Between the Lines: Racing Maggie Stiefvater

Mar 24, 2017

Maggie Stiefvater
Credit Stephen Voss

You may have swiped one of Maggie Stiefvater’s books from your kid’s room. That's because it’s not just kids who find this New York Times bestselling author’s books irresistible. At her events for young adults, Stiefvater often finds just as many adult fans in the crowd.


Stiefvater's books include the Shiver trilogy, The Scorpio Races, The Books of Faerie, The Dream Thieves, and the list goes on.

Stiefvater says she can’t remember a time when she didn’t want to be a writer. But her work experience also includes stints as a wedding musician, a portrait artist, a waitress, a race car driver (she's still an artist and still loves racing cars). By the time she was 16, Stiefvater was already submitting manuscripts to publishers — although she says none of them deserved publication. She had a stack of 30 novel manuscripts by the time she was in college.

Credit Scholastic Paperbacks

“They say if you spend 10,000 hours at anything, you’ll achieve mastery,” Stiefvater says. “By the time I was a teenager, I should have been a master as all I did was write.”

Not only did she have a writing career firmly in mind as a child, Stiefvater says she also knew just what kind of books she wanted to write: the kind with shiny, eye-catching covers in racks at airports. You know, the ones where the author’s name on the cover is larger than the title.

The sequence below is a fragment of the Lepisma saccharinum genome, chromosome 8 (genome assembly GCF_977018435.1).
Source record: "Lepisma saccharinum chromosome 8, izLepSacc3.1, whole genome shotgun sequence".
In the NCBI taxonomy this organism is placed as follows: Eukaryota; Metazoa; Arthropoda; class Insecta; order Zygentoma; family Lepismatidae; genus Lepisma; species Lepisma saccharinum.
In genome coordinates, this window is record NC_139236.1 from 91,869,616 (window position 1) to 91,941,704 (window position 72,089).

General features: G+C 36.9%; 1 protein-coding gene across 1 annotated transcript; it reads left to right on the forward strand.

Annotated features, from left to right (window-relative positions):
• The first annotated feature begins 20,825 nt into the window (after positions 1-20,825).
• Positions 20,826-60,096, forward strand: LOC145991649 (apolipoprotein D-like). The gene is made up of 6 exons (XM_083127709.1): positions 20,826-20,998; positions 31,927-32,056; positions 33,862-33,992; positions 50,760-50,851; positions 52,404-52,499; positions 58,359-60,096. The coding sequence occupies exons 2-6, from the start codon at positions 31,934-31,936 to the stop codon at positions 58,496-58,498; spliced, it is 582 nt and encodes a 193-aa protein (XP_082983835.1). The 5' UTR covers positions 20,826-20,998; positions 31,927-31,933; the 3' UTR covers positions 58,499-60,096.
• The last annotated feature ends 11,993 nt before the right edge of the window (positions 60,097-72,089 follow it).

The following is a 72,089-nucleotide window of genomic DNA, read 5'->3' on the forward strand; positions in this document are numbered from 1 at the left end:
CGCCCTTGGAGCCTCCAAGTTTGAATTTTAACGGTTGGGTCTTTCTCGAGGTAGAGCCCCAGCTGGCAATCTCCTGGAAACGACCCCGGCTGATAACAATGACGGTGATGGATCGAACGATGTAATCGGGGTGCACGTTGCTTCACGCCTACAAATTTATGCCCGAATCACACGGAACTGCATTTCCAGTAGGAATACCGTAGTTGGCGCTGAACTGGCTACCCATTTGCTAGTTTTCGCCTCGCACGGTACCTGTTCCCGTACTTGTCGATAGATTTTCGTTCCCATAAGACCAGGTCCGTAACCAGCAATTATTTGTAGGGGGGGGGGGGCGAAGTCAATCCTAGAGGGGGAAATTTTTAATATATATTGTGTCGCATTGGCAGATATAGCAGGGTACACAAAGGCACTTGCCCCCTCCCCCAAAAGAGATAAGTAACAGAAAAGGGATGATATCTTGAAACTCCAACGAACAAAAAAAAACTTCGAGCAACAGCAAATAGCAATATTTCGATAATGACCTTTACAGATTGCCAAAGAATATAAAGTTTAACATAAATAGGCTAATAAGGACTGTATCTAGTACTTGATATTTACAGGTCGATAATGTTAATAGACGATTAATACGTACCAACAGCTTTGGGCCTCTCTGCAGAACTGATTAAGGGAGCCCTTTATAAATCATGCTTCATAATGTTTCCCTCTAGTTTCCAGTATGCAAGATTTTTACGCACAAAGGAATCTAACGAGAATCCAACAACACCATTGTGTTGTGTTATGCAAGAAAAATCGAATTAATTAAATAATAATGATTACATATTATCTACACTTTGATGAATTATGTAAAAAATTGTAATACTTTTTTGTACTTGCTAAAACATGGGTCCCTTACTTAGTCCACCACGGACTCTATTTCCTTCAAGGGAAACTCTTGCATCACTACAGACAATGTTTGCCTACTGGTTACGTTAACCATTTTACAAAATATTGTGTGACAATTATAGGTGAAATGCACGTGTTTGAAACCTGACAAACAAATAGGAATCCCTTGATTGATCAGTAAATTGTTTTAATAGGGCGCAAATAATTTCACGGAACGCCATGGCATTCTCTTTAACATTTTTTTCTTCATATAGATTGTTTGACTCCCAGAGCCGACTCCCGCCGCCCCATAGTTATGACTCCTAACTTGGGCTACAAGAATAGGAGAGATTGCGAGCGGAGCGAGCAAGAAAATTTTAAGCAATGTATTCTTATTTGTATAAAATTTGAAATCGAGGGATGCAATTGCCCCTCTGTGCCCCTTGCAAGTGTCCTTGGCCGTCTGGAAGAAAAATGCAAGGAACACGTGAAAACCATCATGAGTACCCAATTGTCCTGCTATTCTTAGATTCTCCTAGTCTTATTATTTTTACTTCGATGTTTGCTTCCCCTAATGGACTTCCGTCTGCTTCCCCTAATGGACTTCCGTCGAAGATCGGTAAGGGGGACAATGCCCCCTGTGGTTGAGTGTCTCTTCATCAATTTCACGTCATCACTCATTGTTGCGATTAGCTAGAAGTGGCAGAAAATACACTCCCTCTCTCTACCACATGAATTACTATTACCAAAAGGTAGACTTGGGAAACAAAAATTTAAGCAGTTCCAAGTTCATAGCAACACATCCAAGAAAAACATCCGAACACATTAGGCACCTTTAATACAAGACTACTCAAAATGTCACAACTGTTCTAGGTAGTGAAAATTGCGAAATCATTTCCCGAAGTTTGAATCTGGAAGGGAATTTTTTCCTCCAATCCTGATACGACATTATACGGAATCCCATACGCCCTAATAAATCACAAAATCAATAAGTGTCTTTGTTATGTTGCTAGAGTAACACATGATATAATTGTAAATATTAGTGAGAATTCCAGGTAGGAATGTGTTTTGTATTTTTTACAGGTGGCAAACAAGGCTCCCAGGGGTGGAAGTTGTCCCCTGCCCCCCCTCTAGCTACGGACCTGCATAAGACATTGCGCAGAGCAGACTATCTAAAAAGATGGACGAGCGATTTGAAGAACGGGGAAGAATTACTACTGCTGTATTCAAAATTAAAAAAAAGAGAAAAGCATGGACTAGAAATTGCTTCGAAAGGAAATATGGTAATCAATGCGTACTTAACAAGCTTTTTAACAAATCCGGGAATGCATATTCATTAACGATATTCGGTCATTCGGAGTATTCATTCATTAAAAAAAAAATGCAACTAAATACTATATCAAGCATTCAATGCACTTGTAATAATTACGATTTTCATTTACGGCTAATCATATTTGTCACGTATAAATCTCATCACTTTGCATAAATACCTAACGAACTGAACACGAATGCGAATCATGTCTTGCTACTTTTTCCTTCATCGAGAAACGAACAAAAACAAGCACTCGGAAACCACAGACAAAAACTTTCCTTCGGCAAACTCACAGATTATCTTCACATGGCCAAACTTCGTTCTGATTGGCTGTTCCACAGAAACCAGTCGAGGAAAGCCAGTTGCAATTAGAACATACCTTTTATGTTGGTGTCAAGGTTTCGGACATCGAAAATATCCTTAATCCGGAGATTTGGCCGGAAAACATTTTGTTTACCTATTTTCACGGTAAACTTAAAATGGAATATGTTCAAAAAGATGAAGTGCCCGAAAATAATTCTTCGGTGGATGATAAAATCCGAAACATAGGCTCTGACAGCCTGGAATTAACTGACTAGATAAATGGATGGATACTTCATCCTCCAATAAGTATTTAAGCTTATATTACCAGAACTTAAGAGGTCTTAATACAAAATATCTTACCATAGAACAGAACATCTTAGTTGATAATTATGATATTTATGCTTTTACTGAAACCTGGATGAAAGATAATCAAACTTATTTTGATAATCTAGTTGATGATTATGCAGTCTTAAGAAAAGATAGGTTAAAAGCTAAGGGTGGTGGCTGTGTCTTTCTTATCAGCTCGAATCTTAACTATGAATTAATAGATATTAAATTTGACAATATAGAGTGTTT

Stiefvater’s first novel, Lament, was published in 2008, but she had sold rights to two more before it was released. One would hold its slot on the New York Times bestseller list for 40 weeks. She was well on her way.

While most of her books are categorized as young adult fiction, Stiefvater says, “The young adult fiction genre itself is having an identity crisis. Fifty-five percent of young adult books are bought by adults.”

Many of Stiefvater’s novels are also considered as fantasy, “My novels are about very peculiar things,” she admits. Readers meet water horses, werewolves, faeries, vampires, and other magical beings.

When she isn't writing, Stiefvater is also known for creating equestrian portraits, drawing her own book trailers, and adding animation. She has worked as a professional portrait artist and likes decorating her fast cars with colorful graffiti.

Stiefvater is also a musician, playing numerous instruments, including highland bagpipes with which she entered Celtic competitions and played in a band during her college years. Stiefvater composes the music to accompany her book trailers.

Stiefvater, who lives in Virginia, will give a public presentation and sign books at the Portage Northern High School auditorium on Tuesday, March 28, from 7 to 9 p.m. The event is sponsored by Bookbug in Kalamazoo and is free and open to the public. Books will be available for sale.

Listen to WMUK's Between the Lines every Tuesday at 7:50 a.m., 11:55 a.m., and 4:20 p.m.

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